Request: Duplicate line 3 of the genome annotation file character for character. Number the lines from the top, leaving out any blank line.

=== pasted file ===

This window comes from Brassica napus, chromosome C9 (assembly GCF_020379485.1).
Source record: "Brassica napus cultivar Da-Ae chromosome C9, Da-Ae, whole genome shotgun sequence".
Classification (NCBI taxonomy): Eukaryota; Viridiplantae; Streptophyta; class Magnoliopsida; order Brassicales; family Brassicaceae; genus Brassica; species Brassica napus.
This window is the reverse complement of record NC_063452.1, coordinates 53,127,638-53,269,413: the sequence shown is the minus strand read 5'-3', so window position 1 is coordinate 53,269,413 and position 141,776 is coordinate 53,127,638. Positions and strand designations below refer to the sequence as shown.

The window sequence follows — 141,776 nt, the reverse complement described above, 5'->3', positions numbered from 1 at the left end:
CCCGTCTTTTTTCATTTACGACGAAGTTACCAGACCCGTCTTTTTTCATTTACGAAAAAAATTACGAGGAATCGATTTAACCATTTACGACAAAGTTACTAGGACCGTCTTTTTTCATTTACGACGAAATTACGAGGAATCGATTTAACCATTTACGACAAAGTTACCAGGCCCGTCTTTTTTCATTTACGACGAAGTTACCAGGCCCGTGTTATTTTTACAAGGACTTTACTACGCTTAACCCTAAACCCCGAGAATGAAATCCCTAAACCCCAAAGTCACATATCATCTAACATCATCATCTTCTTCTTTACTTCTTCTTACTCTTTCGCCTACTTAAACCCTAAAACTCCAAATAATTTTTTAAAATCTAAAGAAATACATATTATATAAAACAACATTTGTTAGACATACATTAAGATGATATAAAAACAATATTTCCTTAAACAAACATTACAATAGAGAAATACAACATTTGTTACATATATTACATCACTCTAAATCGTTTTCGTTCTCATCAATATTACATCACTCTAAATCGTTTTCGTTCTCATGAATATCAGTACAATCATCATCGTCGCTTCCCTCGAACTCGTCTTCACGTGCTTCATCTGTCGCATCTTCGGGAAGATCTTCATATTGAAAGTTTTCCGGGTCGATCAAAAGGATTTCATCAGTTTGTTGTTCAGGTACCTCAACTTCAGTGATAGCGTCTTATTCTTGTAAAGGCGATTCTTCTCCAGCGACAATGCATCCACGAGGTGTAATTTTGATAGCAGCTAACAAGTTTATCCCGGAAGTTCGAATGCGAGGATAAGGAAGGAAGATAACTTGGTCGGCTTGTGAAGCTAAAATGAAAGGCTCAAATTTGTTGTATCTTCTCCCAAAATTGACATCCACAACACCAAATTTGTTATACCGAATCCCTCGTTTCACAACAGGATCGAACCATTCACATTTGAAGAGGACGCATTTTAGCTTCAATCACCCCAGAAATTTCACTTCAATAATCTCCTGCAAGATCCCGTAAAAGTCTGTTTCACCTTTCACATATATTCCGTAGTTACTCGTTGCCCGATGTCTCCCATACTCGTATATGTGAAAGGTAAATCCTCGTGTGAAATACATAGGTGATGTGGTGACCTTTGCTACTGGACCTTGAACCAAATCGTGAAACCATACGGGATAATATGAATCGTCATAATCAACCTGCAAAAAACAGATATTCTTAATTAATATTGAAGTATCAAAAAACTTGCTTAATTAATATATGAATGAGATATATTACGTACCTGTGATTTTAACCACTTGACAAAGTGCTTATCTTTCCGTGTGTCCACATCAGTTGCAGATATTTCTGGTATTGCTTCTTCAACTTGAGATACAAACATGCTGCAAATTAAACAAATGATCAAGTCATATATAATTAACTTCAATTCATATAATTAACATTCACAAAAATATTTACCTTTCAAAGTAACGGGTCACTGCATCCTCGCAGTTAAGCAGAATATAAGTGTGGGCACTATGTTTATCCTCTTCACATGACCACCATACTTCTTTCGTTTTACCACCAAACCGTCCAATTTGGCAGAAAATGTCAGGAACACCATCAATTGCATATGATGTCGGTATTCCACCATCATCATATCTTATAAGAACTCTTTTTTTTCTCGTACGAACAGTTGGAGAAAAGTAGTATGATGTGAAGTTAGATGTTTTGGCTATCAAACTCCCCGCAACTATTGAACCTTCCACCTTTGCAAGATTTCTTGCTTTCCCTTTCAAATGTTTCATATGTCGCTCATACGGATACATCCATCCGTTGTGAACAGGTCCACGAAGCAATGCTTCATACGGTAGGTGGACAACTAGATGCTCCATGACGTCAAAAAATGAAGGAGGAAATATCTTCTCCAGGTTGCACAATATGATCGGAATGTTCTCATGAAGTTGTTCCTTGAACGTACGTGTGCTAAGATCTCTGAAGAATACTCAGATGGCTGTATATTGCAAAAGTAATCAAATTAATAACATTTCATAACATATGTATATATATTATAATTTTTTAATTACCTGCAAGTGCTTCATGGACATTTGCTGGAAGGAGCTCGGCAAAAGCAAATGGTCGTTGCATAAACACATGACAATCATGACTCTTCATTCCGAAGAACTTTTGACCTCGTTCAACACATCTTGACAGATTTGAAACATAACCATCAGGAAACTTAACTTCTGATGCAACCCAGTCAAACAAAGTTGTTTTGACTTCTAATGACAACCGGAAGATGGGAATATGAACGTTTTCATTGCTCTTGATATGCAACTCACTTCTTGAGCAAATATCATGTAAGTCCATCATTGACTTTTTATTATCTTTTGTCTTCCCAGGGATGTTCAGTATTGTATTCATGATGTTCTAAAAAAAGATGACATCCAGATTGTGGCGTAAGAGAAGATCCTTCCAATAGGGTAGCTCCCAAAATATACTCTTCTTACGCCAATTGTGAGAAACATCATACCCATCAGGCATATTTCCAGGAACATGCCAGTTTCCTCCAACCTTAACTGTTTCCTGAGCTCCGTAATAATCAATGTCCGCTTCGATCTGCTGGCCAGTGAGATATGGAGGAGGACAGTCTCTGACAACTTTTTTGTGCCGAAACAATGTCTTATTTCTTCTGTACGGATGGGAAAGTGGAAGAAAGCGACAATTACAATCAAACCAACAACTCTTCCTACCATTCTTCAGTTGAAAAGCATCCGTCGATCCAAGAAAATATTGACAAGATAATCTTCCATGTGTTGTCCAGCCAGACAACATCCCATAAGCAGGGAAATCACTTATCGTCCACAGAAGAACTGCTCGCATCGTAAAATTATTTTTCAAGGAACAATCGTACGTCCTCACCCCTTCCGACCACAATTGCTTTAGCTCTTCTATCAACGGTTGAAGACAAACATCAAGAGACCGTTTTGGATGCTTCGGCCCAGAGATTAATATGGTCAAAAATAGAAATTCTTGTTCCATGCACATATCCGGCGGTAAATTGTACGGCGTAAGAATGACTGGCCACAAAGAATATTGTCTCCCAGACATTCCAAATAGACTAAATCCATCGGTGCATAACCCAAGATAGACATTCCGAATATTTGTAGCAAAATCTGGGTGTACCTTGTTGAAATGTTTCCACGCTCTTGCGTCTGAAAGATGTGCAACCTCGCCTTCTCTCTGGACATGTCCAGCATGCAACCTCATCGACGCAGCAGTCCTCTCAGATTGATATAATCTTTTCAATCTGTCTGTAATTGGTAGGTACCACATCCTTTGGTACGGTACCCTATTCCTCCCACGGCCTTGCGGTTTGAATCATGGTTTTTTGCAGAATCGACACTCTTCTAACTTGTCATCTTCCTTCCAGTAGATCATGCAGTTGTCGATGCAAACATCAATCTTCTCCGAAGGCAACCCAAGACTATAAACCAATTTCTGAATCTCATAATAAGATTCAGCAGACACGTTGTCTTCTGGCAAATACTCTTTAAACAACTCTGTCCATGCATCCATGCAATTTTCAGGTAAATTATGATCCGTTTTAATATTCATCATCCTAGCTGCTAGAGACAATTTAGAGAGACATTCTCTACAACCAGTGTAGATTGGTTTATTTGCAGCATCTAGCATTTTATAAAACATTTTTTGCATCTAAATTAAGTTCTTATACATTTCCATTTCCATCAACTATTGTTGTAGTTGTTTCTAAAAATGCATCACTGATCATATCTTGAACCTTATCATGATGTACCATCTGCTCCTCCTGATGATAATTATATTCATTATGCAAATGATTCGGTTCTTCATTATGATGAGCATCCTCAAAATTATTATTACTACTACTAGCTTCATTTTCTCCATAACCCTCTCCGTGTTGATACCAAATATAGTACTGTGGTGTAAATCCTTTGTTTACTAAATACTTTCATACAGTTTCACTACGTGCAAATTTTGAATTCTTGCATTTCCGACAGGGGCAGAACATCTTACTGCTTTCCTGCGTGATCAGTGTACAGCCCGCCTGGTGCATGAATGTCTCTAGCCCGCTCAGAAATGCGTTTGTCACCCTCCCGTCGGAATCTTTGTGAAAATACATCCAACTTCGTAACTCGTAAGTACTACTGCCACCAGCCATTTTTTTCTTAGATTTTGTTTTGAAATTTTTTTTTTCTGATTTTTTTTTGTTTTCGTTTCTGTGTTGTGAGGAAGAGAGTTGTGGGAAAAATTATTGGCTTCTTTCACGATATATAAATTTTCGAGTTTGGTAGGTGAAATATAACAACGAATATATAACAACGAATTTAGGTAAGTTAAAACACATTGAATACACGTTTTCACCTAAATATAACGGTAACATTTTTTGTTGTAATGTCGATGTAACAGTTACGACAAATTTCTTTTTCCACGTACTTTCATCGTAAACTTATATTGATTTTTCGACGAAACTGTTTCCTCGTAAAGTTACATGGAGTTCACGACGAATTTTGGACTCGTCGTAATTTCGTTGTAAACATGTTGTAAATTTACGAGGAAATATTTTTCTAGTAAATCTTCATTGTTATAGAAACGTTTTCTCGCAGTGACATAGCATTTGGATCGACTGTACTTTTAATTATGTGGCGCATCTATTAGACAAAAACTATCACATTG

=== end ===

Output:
Classification (NCBI taxonomy): Eukaryota; Viridiplantae; Streptophyta; class Magnoliopsida; order Brassicales; family Brassicaceae; genus Brassica; species Brassica napus.